Now: I am not a diplomatic person. Electoral politics is not usually my beat; what I track is pervasive cultural bias against women, through the frame of the media. I’m not a politician, or a paid shill, and if Hillary knew I was on her side, she’d probably beg me to shut up. I’m a voter, and I’m a woman, who knows that Hillary Clinton has been the lens for America’s feelings about women and power since I was a small child.
I do not object to Hillary-hate because I always agree with Clinton, or because I am committed to unthinking defense of her every word and move. I even acknowledge that there are valid reasons to dislike her: I’m sympathetic to the people of color who’ve pointed out that she can be very bad on race, and that she has a lot of work to do to convince them that she will be responsive to their needs. That’s not Hillary-hate, that’s rational criticism, and it ought to be heard and respected, particularly by Hillary Clinton. What I oppose is Hillary-hate. I oppose misogyny. And I do it because I know, as sure as I know anything, that what men say about Hillary is what they’ll say about other women, what they’ll say about me, if we get too strong for them to control or ignore.
And I’m telling you: If you like Hillary, or if you just don’t want women to be portrayed as castrating bitches for being successful, the time to speak up is now. If we stay quiet during the previews, then, when it’s time for the show — the race to become the next President of the United States, which she will almost certainly wind up running — we may be too late.
I am also telling you: Do not allow yourself to be shamed for this. Hillary-hate has a lot of rules, which makes it predictable; one of them is that it intensifies whenever she stands to advance. Another rule is that it plays fast and loose with the facts. The final rule is that, in the midst of a hate-wave, people tend to forget everything they liked about her before it hit. But when it passes, people like her again. A lot. In 2013, she had a 69% approval rating (including 92% of Democrats) and was more popular than any other Secretary of State since 1948, with the exception of Colin Powell.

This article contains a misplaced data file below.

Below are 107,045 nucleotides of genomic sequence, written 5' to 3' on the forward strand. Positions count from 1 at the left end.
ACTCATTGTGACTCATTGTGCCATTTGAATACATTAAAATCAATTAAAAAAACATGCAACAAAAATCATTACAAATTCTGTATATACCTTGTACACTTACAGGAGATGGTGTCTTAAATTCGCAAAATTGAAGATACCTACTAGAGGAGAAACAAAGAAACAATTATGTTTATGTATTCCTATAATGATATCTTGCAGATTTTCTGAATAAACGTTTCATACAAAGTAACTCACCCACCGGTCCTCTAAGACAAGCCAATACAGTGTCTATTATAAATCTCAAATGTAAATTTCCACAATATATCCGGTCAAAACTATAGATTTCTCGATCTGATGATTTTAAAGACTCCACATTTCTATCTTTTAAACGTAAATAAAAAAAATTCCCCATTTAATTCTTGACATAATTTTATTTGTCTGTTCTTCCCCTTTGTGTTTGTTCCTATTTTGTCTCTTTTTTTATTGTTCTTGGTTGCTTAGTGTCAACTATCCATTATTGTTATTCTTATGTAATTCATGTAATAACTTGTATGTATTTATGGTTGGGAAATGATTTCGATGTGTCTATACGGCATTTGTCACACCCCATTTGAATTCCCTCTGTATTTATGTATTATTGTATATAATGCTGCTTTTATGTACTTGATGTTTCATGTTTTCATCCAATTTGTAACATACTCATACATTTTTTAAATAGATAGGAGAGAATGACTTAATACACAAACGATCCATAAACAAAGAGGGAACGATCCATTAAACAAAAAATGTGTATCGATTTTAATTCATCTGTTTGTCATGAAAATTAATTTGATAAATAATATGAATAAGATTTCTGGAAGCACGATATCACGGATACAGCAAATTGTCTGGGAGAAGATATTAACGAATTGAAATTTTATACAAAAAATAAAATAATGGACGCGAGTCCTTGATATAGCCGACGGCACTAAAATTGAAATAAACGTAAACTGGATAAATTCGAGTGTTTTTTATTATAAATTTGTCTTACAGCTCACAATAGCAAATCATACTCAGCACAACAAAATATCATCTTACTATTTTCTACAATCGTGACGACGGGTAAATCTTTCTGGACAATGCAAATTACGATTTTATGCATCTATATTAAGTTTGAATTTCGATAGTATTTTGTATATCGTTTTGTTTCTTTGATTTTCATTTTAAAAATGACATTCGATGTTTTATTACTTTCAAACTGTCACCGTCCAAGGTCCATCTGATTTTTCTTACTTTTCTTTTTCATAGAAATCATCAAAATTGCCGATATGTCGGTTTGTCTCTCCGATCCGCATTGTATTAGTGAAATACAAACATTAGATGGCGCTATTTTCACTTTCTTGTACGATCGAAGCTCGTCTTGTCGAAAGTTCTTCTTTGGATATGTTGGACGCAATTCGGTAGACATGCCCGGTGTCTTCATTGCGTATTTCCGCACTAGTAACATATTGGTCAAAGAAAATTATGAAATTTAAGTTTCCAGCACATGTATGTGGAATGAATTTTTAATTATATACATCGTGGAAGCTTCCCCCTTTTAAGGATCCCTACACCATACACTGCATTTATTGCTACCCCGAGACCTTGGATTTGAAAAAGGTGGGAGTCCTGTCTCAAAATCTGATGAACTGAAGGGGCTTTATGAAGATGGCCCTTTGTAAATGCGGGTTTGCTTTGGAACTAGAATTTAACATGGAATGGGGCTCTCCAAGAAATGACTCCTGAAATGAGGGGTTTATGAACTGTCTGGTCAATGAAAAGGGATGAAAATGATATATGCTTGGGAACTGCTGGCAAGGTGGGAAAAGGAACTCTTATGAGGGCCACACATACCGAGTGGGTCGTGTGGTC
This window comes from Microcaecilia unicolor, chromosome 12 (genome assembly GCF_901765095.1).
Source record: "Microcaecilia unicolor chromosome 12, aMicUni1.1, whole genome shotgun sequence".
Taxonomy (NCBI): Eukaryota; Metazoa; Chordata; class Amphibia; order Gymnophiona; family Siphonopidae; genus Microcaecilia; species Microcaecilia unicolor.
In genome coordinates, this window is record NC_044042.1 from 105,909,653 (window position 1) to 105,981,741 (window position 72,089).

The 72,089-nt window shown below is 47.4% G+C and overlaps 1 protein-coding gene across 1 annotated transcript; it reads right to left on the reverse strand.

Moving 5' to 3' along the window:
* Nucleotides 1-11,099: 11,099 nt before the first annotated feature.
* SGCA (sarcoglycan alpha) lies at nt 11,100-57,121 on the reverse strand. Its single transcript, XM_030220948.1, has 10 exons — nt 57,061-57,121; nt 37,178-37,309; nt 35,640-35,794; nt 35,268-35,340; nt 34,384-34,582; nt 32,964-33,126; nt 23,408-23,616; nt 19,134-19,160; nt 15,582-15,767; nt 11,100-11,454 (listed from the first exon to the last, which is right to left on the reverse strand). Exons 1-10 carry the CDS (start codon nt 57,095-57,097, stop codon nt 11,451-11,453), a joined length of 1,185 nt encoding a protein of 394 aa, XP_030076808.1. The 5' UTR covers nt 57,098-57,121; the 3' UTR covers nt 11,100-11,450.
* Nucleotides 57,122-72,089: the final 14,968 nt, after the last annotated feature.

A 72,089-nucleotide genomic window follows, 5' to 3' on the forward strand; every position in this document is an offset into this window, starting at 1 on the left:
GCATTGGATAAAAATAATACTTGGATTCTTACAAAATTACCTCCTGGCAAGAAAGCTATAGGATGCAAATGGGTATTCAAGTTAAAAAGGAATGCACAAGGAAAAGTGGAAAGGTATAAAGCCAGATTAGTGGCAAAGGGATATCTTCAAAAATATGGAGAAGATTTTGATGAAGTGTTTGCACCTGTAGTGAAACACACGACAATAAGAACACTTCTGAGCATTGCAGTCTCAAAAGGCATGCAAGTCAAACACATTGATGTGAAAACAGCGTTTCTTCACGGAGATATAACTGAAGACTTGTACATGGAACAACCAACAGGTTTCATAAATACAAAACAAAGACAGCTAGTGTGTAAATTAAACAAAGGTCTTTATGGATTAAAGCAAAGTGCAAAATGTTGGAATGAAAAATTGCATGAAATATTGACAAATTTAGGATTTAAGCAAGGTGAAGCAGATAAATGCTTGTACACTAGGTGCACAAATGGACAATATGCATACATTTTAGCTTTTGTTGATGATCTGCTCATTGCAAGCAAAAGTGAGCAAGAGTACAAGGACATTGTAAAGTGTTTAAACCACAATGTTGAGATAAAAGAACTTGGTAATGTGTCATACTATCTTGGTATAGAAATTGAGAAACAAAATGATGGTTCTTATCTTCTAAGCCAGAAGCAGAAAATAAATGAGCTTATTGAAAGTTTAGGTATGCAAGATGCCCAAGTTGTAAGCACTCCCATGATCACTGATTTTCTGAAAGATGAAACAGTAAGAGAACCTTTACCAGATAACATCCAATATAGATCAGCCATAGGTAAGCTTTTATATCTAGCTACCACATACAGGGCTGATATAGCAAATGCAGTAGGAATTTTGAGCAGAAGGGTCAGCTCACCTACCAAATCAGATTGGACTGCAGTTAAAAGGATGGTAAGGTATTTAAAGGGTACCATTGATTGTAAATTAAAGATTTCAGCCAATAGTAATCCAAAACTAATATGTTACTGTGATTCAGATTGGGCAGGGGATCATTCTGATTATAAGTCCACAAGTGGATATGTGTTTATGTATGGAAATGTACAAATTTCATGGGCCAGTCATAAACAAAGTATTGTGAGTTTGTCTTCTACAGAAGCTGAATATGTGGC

It is OK to like Hillary Clinton. It is! She’s made mistakes and she’s been wrong, like every politician, but when you hear that Hillary has only ever made mistakes or only ever been wrong, or that she is somehow more wrong than anyone, including the many liberal Democrats who share her policies, you are not hearing the whole story.
None of us wants to hash out the “BernieBros” problem again — in short, they’re real, and they’re not spectacular — but their common line that Hillary Clinton is “Reagan with a vagina,” to quote the nightmarish comment section of this fine Kathleen Geier piece, or the second coming of Margaret Thatcher, to quote roughly every lazy comparison-maker on the Internet (they’re both women, so they must be identical, I guess?) is in fact wrong.
Hillary Clinton has a liberal record. While in the Senate with her purported opposite Bernie Sanders, they voted the same way 93% of the time. She was rated as more liberal than 85% of her fellow Senators; in fact, despite the narrative in ’08 that Obama was the only liberal choice (I backed him that year, and I’m glad I did) she is slightly to the left of Obama, who stands at 82%. This isn’t to say that I have never disagreed with her, or that I won’t disagree with her in the future, or that Sanders isn’t to her left on economics. It is simply to say that the “Clinton = secret conservative” narrative is not grounded in fact, including the glaringly obvious fact that actual conservatives hate her. Maybe Clinton just pissed in their cornflakes one fine morning, but I’m betting it’s because she’s not conservative.